Date of Award
Doctor of Philosophy (PhD)
Computational Analysis and Modeling
This dissertation improves the accuracy of the Generalized Finite Difference Time Domain (FDTD) scheme by determining a differential operator that is capable of achieving reasonable accuracy when used to obtain even-order derivatives up to order fourteen. The Generalized FDTD scheme is an explicit, scheme used to solve the time-dependent Schrödinger equation, and being an explicit scheme, it must utilize a carefully devised ratio of the temporal step to the spatial step to maintain numerical stability. This ratio is called the mesh ratio, and the Generalized FDTD scheme allows this ratio to be significantly relaxed. As the mesh ratio increases, the generalized scheme requires the evaluation of increasingly high-order spatial derivatives.
In Chapter 3, two classes of differential operators are considered, the first being the repeated application of a central difference approximation of the Laplace operator using various orders of accuracy, and the second class being the differentiated Lagrange interpolating polynomials. This approach intentionally avoids attempting to approximate such derivatives using increasingly high-order finite differences, as the number of uncomputable points becomes very large as the order of the derivative increases.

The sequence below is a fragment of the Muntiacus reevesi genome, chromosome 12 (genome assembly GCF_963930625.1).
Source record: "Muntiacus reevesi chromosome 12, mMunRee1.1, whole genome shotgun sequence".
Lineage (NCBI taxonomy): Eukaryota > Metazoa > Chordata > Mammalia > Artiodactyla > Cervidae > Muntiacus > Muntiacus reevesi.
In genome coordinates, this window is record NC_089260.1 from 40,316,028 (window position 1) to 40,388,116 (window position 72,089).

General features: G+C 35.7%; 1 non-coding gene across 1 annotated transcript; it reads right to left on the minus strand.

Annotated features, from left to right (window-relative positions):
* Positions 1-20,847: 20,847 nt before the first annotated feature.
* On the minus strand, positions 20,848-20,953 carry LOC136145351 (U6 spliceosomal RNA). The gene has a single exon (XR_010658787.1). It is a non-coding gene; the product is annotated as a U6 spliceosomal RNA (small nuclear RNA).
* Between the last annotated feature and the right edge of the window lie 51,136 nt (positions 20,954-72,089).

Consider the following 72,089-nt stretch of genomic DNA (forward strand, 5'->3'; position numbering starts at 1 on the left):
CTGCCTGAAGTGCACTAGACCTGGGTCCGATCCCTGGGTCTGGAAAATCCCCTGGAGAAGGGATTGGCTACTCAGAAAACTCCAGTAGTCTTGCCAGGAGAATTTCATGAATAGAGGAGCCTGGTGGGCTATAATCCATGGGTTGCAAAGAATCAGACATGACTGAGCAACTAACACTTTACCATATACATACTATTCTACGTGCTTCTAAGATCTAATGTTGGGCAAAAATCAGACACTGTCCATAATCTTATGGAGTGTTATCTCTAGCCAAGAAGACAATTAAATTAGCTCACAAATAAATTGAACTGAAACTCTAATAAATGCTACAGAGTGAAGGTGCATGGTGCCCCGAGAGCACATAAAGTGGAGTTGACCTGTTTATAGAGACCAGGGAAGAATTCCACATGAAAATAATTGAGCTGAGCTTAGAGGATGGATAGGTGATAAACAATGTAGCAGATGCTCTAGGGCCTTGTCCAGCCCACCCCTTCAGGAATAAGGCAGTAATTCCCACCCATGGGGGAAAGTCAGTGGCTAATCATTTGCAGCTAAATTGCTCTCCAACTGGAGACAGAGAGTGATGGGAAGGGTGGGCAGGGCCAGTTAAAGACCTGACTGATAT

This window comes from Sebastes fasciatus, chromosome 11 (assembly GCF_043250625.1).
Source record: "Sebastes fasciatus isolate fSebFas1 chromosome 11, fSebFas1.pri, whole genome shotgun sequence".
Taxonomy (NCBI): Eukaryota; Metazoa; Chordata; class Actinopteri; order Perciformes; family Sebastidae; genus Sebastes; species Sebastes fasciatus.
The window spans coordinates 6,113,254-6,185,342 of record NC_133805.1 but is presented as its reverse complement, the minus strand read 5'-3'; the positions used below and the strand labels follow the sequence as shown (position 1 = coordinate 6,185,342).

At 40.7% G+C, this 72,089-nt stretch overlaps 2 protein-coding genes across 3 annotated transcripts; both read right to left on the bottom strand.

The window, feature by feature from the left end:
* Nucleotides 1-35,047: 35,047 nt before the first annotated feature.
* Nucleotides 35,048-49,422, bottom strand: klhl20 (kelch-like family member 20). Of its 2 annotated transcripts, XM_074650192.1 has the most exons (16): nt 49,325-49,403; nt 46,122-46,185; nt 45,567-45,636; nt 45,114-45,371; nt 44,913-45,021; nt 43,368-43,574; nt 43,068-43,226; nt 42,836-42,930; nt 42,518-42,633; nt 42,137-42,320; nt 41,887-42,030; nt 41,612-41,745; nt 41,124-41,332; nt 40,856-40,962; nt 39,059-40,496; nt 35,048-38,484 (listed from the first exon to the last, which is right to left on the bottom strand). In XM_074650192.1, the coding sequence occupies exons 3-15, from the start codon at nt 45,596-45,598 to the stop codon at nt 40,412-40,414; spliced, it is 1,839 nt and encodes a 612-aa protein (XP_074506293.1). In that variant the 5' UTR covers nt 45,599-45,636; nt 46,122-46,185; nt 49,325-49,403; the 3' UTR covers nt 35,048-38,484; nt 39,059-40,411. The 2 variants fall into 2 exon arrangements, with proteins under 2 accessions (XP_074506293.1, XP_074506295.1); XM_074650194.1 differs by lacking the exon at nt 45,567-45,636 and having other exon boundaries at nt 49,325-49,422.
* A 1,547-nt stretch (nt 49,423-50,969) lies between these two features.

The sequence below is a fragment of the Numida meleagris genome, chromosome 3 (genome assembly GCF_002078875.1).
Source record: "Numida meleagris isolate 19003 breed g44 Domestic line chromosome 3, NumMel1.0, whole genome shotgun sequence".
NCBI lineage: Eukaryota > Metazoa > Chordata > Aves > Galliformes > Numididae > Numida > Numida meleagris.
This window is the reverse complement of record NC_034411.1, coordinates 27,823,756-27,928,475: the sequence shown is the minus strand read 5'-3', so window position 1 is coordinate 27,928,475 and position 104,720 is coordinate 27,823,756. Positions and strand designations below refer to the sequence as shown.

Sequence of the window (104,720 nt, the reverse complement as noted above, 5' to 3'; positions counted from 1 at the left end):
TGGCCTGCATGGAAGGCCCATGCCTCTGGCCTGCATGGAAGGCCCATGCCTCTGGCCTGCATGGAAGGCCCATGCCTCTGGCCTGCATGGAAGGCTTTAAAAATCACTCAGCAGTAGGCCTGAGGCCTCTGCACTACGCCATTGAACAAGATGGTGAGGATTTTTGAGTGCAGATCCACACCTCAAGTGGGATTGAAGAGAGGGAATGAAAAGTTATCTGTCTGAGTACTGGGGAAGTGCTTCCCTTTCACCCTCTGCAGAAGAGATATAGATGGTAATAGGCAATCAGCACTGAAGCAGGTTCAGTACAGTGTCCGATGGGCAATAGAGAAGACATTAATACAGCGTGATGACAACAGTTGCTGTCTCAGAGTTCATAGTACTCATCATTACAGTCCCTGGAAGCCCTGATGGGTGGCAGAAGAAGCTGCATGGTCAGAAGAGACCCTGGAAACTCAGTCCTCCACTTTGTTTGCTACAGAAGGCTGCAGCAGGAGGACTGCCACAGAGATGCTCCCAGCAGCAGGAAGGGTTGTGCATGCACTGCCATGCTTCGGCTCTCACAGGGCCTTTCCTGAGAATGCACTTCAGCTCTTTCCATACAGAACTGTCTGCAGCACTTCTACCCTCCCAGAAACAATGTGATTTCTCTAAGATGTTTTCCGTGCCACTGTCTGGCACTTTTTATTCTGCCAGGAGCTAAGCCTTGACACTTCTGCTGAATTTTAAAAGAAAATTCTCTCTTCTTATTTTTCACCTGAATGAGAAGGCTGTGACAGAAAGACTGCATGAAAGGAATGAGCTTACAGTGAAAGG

Based on the conclusions from Chapter 3, a sixth-order accurate central difference operator is chosen to approximate the Laplace operator, and in Chapter 4 the order of accuracy is determined. The numerical stability is analyzed using the Von Neumann analysis and a stability condition is shown.
The validity of the analysis performed in Chapter 4 is verified by solving a Schrödinger equation with exact solution, and observing the numerical error and stability. The order of accuracy of the scheme is also verified through experimentation, it is shown both theoretically and empirically that the chosen differential operator is both stable and accurate when used to solve the time-dependent Schrödinger equation using the Generalized FDTD method.
Elliot, James John III, "" (2011). Dissertation. 390.